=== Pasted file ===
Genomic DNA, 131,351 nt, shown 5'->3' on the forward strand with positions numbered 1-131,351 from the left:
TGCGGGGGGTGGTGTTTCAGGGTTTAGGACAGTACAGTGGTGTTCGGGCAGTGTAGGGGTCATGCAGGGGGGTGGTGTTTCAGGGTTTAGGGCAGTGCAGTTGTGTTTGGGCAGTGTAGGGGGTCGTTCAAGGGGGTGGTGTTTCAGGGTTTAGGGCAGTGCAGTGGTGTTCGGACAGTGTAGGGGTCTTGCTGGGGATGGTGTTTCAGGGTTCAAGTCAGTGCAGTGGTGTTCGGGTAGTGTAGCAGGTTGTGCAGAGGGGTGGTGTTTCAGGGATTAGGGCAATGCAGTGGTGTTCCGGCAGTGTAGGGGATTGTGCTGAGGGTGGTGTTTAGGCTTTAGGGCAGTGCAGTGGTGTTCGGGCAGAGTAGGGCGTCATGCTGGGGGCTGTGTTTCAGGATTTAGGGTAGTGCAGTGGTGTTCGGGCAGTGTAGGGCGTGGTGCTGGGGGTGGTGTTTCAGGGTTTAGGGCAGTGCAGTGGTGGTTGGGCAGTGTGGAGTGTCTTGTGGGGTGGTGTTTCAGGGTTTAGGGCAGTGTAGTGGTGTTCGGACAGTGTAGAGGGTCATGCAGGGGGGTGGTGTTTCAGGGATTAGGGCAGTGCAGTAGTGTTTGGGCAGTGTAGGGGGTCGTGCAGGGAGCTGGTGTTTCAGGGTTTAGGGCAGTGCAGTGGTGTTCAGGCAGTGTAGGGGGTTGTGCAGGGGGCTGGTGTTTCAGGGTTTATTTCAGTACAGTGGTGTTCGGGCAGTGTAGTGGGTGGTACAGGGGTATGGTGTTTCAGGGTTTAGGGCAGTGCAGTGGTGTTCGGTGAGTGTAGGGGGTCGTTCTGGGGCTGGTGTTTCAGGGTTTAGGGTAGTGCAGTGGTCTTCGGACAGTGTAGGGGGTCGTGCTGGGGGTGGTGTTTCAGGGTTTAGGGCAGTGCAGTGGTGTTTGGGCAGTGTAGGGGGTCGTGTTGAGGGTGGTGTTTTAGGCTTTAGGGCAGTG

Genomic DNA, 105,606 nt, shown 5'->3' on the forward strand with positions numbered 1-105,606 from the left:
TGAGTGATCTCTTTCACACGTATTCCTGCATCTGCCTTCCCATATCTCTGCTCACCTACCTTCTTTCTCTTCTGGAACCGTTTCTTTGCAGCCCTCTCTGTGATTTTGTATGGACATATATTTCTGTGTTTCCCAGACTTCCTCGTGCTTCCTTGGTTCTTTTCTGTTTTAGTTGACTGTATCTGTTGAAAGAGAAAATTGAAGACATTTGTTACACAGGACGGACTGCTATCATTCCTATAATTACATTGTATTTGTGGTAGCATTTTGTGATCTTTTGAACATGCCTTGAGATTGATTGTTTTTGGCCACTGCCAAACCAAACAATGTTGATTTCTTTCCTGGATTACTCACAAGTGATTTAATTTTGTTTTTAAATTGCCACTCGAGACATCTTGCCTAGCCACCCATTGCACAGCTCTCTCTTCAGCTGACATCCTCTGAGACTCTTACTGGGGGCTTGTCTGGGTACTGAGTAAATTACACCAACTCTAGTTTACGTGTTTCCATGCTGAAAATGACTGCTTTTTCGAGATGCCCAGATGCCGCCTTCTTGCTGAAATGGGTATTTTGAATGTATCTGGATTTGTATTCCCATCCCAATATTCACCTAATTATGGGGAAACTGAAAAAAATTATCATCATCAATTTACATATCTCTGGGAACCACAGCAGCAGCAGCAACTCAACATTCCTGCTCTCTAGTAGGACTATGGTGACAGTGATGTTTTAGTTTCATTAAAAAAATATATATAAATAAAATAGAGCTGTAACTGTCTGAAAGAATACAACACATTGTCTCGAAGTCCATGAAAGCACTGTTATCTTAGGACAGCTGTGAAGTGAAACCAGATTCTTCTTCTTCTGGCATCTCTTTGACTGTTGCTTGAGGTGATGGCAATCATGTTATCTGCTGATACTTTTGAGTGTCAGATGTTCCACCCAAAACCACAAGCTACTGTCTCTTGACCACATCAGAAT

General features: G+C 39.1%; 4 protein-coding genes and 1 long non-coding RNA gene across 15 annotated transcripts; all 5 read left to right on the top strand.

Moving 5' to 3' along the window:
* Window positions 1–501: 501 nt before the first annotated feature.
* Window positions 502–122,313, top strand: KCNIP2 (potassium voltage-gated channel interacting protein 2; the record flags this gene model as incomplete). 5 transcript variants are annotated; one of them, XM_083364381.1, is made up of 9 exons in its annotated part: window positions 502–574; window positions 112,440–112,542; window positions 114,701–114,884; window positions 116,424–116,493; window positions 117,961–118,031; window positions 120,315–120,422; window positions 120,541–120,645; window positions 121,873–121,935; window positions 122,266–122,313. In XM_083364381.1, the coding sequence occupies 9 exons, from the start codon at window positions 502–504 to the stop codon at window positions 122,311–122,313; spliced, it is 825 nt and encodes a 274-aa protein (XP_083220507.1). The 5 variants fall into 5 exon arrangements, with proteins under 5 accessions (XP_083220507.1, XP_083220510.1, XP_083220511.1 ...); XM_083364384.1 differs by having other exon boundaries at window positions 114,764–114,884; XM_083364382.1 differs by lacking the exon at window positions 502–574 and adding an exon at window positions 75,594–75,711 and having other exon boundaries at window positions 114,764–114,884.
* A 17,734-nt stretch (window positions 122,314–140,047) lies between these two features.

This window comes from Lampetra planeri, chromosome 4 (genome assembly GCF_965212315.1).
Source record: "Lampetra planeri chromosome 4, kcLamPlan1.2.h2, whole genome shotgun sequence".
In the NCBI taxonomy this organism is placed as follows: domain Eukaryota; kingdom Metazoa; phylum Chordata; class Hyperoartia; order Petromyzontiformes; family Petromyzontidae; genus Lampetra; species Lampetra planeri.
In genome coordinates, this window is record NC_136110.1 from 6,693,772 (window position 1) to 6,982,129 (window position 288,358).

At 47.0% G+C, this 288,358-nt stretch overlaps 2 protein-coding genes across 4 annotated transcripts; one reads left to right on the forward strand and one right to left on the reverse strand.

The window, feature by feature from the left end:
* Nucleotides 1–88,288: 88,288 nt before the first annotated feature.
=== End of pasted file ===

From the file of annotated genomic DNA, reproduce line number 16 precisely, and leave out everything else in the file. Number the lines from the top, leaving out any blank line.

* Nucleotides 1–88,288: 88,288 nt before the first annotated feature.